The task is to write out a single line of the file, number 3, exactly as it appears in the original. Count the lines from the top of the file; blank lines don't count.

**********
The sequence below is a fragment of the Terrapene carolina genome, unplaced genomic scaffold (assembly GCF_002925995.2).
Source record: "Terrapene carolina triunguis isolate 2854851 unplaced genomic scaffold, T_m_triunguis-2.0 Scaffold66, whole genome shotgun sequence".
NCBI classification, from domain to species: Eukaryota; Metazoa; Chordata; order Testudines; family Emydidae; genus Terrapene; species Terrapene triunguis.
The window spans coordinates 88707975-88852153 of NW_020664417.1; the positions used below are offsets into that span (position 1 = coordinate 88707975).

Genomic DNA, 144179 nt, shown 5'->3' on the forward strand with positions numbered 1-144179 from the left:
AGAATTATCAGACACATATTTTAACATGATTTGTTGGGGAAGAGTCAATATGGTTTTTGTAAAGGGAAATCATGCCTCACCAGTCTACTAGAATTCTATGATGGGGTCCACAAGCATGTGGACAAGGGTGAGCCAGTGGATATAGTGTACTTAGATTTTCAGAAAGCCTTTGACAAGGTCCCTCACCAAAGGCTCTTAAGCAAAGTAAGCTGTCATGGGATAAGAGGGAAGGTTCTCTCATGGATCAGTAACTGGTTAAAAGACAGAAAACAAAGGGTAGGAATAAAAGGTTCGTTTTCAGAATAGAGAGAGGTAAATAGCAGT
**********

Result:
NCBI classification, from domain to species: Eukaryota; Metazoa; Chordata; order Testudines; family Emydidae; genus Terrapene; species Terrapene triunguis.